"I worked as a volunteer there in those terrible days when Israel’s survival seemed to hang in the balance and I witnessed the misery of war and the critical role that the United States in the form of Henry Kissinger played through activist diplomacy in forging a peace out of that horrendous war.”

These were not passing comments made by Indyk, but a reflection of the man’s undying commitment to a “peace” as envisioned by Israel – and this is the core of the ongoing crisis.

Israeli Prime Minister Netanyahu never ceases to talk about peace, as does his Foreign Minister Avigdor Lieberman. Even the Minister of Economy, Naftali Bennett, leader of political party The Jewish Home and known for his bellicose rhetoric, is an ardent advocate of peace.

This is not a peace predicated on justice or envisaged by international and humanitarian laws. It is specifically-tailored peace that would allow Israel to maintain a colonial policy of land grabbing.

Unsurprisingly, this is the same kind of “peace” that the Americans envision. Kerry’s new peace agenda is not entirely a rehashing of old agendas. Yes, it is that too, but it almost completely embraces the once far-fetched ideas of Lieberman and rightwing groups, that of annexations - the Jordan Valley - and “land swaps” in exchange of main settlement blocs. When Lieberman floated these ideas a few years ago, he sounded like a deranged politician. Thanks to Kerry, it is now part of mainstream thinking.

So Indyk, who has dedicated a lifetime to securing an Israeli-style “peace”, is now branded as the one attempting to revive talks and exert pressure on both sides like any good "honest broker" would.

Indyk is not the only lobbyist-turned "peace" advocate. Dennis Ross, a well-known hawks for many years and a strong supporter of the disastrous Iraq war, served as a special Middle East coordinator under Bill Clinton, and was handpicked by President Barack Obama very early on to continue to the play the same role in the new administration. Aside from the diplomat’s strong links to neoconservatives, especially those involved in the now defunct pro-war group, the Project for the New American Century; he also served as a consultant to the same lobby club founded by Indyk, WINEP.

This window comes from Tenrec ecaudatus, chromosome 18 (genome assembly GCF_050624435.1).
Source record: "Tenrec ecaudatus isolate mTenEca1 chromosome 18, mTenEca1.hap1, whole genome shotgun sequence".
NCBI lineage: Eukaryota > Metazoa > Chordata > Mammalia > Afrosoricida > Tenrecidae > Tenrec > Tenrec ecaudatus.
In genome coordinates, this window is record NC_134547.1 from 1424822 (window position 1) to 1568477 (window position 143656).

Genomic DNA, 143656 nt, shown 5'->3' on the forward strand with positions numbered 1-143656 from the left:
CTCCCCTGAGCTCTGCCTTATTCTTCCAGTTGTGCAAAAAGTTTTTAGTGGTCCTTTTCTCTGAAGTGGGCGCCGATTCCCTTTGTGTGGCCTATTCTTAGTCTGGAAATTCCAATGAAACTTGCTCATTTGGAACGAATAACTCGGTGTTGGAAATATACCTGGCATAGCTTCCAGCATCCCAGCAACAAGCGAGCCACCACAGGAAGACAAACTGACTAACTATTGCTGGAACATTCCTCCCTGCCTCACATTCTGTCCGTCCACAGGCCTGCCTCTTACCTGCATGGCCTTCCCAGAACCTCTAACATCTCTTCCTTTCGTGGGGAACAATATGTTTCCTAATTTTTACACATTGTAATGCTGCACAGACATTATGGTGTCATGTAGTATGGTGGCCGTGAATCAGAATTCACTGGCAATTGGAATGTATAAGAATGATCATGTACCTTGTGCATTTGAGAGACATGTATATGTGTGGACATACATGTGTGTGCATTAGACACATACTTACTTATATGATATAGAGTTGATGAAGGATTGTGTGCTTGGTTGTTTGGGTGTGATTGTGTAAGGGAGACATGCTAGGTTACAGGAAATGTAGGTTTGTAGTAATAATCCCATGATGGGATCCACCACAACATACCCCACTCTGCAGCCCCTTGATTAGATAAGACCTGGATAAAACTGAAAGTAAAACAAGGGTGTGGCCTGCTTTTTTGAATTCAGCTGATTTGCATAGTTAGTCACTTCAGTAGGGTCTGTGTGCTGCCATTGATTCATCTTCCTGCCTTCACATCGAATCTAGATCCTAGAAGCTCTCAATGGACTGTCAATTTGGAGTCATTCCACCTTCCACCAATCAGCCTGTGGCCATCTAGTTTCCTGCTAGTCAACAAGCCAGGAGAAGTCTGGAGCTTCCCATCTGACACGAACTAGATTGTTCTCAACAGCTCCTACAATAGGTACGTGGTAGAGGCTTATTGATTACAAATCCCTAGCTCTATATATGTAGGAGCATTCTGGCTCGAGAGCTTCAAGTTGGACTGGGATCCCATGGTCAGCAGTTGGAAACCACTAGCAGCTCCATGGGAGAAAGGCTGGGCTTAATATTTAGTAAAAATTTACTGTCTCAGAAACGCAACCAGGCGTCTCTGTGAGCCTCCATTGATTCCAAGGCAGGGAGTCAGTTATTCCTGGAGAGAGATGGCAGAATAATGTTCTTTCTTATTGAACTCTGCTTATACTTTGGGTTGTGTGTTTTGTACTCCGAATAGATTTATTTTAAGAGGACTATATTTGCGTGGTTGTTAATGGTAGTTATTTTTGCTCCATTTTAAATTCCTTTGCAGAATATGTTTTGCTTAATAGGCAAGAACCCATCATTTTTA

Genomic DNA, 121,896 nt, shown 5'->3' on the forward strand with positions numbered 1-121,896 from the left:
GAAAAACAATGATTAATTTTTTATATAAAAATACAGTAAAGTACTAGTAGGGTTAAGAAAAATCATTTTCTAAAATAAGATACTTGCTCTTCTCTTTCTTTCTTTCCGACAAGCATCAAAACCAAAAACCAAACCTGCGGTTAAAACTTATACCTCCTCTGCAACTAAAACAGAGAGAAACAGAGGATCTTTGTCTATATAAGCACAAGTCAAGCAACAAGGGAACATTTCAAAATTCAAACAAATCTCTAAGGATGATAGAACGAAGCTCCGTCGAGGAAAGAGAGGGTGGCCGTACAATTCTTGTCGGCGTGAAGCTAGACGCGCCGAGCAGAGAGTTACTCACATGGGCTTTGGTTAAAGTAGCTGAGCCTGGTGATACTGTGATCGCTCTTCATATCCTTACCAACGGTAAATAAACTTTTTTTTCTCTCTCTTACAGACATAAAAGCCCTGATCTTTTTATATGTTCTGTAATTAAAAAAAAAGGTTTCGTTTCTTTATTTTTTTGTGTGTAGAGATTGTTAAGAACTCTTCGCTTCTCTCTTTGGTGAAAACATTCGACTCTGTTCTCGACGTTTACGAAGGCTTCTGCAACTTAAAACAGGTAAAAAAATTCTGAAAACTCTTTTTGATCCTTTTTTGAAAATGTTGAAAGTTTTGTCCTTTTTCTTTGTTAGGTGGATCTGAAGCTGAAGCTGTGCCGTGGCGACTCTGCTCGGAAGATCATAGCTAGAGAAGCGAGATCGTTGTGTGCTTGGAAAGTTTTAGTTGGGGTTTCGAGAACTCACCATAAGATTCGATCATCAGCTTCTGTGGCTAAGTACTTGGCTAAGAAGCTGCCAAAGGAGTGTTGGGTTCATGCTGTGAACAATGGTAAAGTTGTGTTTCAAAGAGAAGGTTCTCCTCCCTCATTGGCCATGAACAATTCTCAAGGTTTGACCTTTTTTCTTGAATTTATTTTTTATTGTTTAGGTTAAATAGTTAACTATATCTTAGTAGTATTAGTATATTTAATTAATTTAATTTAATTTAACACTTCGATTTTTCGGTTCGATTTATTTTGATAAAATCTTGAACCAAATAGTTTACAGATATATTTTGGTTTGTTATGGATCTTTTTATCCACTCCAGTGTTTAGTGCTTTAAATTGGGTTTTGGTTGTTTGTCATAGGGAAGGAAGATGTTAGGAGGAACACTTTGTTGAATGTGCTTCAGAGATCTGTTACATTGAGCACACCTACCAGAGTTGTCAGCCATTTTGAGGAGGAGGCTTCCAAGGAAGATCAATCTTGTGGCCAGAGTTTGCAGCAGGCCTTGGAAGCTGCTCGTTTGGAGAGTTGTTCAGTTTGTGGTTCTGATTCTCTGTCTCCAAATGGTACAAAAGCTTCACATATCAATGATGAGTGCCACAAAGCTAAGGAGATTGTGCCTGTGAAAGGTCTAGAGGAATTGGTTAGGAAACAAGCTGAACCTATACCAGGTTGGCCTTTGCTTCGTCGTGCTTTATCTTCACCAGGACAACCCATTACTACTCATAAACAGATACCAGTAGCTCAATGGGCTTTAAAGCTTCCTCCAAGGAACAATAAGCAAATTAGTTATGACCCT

It was no coincidence of course that WINEP, as other pro-Israeli groups, has served as an advocacy platform for Israel and fashioned Israeli styled "peace makers". Interestingly, both Ross and Indyk blamed the Palestinians for the failure of previous peace talks. Blumenthal astutely highlighted Indyk’s J Street tirade blaming late PLO leader Arafat with “that big shit-eating grin of his” for the failings of the so-called Clinton peace parameters, despite the fact that Arafat had indeed accepted them.

Indyk reminisced: “I remember Shimon Peres saying to me at the time when Arafat had to decide whether to accept the Clinton Parameters, he said, history is a horse that gallops past your window and the true act of a statesman is to jump from the window on to a galloping horse. But of course Arafat let the galloping horse pass by leaving the Israelis and Palestinians mired in misery.”

Now, it’s Indyk, the die-hard Israel lobbyist, being sent along with another galloping horse outside Abbas’ window. We all know well how this is going to end, and we can imagine Indyk giving another speech at an AIPAC or J Street conference deriding Abbas for failing to jump.

- Ramzy Baroud is the Managing Editor of Middle East Eye. He is an internationally-syndicated columnist, a media consultant, an author and the founder of PalestineChronicle.com. His latest book is My Father Was a Freedom Fighter: Gaza’s Untold Story (Pluto Press, London)